Assuming he lives (which we sincerely hope he does), soon he will be bonded with my wife and will follow her around everywhere just like a great big puppy dog. The last bull we had this happen to bonded to us similarly, and would walk around outside the pastures, staying with us and playing with the dogs (I think he thought/wished he was a dog)...he was 2,000lbs and over 5 feet at the shoulder at the time! Despite all the domestication he has become a championship breed stock bull on another ranch. We sold him because he was the son of our herd bull (so genetically we couldn't keep him). His new owners think he's the greatest bull they've ever known, always eager for a head or ear scratch.

As always though, you have to be very careful with a huge animal like this because they can easily seriously injure or kill a person unintentionally just by being themselves. Just a simple thing like a shoulder itch when you're between them and a good scratching spot like a post, a fence or gate can be fatal.

If 'Noodle' or 'Taco' or whatever his name is survives I'm sure he'll be much the same way as Ike was (the bull referred to above). This one is far worse off than Ike was as a calf, and will be much more calmed later if he makes it.

Maybe we'll call him "Batman". Yeah, I kind of like that one.



Don’t you DARE sell him to McDonalds afterwards otherwise I will get a plane ticket all the way from France to bop you on the chin.

Failing the bopping I will purchase a copy of « Lucille » and bop you with her... then you will have a real reason to call the little fellow BATman😉

Good luck from the local ATS veterinary surgeon.

Warmest respects

Lags
edit on 27-4-2018 by Lagomorphe because: Because I am crap



posted on Apr, 27 2018 @ 04:59 AM
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a reply to: Lagomorphe

None of our beef EVER goes to the golden arches! Of that I can assure you.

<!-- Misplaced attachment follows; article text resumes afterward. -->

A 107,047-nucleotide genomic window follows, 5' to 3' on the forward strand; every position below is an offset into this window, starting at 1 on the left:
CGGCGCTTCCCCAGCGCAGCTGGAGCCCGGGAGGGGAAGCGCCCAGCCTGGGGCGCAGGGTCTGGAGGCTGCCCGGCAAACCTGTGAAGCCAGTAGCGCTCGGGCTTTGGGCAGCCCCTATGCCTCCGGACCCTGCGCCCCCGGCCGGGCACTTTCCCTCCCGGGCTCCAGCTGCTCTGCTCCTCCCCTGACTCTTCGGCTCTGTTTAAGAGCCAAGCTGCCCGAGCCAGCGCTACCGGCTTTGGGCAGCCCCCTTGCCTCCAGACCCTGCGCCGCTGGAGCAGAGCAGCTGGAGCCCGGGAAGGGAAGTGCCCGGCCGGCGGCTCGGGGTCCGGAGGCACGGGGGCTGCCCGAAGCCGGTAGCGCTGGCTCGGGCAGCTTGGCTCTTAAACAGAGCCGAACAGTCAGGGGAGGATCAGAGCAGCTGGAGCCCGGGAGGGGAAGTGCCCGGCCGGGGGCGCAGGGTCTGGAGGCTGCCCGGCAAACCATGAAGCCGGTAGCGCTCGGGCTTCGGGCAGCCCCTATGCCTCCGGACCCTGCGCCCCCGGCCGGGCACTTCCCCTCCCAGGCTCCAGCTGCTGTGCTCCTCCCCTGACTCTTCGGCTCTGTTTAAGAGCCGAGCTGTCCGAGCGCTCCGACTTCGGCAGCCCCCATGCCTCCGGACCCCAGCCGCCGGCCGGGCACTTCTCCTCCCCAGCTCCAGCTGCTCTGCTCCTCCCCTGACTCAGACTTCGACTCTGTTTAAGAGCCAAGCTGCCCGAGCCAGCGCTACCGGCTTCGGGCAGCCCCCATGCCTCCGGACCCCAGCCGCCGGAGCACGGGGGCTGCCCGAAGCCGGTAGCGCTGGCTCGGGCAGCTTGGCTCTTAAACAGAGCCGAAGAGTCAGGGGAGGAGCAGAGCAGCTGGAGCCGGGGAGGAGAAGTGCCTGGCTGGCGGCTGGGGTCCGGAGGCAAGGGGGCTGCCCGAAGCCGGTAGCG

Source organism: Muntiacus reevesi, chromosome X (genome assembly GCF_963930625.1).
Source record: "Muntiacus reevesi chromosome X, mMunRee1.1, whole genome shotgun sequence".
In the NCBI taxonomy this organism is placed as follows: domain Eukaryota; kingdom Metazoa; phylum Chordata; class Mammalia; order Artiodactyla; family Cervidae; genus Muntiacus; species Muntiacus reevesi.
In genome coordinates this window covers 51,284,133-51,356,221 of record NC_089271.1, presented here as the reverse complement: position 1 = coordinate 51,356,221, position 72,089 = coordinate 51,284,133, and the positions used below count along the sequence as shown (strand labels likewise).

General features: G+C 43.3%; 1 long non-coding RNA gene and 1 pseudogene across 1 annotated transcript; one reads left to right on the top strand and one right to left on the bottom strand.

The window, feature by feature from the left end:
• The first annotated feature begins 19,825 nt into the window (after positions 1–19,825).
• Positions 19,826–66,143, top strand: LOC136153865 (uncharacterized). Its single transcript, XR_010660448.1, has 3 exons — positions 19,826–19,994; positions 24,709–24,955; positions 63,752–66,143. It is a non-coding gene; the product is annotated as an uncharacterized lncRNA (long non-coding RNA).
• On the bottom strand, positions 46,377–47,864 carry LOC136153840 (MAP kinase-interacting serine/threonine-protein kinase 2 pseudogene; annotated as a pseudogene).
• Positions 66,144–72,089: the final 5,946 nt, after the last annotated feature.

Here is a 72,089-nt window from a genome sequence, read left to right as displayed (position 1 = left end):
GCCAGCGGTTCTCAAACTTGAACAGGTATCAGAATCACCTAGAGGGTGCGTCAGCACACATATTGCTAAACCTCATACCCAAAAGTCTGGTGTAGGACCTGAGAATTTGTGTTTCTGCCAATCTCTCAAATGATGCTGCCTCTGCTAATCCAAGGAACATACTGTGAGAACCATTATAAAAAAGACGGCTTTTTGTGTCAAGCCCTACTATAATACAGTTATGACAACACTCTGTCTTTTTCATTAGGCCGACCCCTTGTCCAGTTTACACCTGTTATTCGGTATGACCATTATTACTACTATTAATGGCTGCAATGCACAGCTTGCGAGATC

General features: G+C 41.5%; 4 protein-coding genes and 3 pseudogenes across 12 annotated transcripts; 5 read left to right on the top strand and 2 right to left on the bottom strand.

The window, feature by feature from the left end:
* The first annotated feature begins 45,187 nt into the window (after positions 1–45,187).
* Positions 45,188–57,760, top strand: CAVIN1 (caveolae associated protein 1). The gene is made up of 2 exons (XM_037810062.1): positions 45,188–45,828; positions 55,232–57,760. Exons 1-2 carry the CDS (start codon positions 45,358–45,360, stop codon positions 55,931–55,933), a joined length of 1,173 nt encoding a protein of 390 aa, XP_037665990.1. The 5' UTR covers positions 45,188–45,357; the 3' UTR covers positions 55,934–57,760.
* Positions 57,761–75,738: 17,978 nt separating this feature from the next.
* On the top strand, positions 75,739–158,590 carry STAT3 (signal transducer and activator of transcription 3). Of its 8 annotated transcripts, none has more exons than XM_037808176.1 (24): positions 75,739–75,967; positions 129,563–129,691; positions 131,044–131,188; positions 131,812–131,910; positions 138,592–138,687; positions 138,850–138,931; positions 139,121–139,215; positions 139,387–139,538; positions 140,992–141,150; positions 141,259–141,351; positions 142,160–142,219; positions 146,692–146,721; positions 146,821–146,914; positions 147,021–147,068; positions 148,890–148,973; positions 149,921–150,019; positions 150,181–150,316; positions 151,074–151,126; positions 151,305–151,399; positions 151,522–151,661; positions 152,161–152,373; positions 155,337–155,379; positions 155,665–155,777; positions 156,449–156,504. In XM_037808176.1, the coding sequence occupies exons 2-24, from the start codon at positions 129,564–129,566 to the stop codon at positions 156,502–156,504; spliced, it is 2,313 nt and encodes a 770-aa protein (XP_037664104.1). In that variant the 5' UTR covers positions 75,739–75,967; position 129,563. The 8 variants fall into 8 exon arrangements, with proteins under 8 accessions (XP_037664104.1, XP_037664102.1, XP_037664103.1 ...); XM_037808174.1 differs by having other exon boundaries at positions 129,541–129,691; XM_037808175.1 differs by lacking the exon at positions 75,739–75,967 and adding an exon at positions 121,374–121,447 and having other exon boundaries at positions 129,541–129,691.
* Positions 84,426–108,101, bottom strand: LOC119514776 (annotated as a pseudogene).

All custom.



posted on Apr, 27 2018 @ 06:38 AM
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Well, in a very significant update!!:

The bull calf sucked down his first bottle of milk (750-800ml) this morning! This is HUGE! Up to this point we've been having to feed him by intubating him (sticking a tube down his throat, called "drenching") every feeding. This morning at 4:30am he was up, took the nipple and sucked that bottle dry! He was suckling so hard it was amazing. We even went out and gave him another half-batch...which he happily sucked down too.

Oh man, it's hard to even describe what a great milestone this is, after all he's been through (after all we've been through with this guy).

We'll still have to give him his antibiotics both orally and via intramuscular daily. Still have to give him is anti-diarrheal (it's vanilla though, so he kinda likes that). Still have to feed 4x per day (for now). If we can get him to take another 500ml in a single feeding we can eventually drop back to 3x per day and then maybe 2x after he gets some weight on.

YAY! Pretty happy about this development.
edit on 4/27/2018 by Flyingclaydisk because: (no reason given)



posted on Apr, 27 2018 @ 07:00 AM
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a reply to: Flyingclaydisk

When you have a calf like this, does he get attached to you and follow you around? I would just imagine a stronger bond then the average cow.



posted on Apr, 27 2018 @ 07:19 AM
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a reply to: network dude

Oh absolutely! You become 'momma' to them, you're their food source and their protector. They bond to you in just the same way they would/did to their real momma. Right now in their life the most important things to them is food and a safe place to nap. They're inquisitive too and will romp around and play, but food and safe napping are at the top of their list. They're growing, and growing fast; an average calf will put on pounds per day.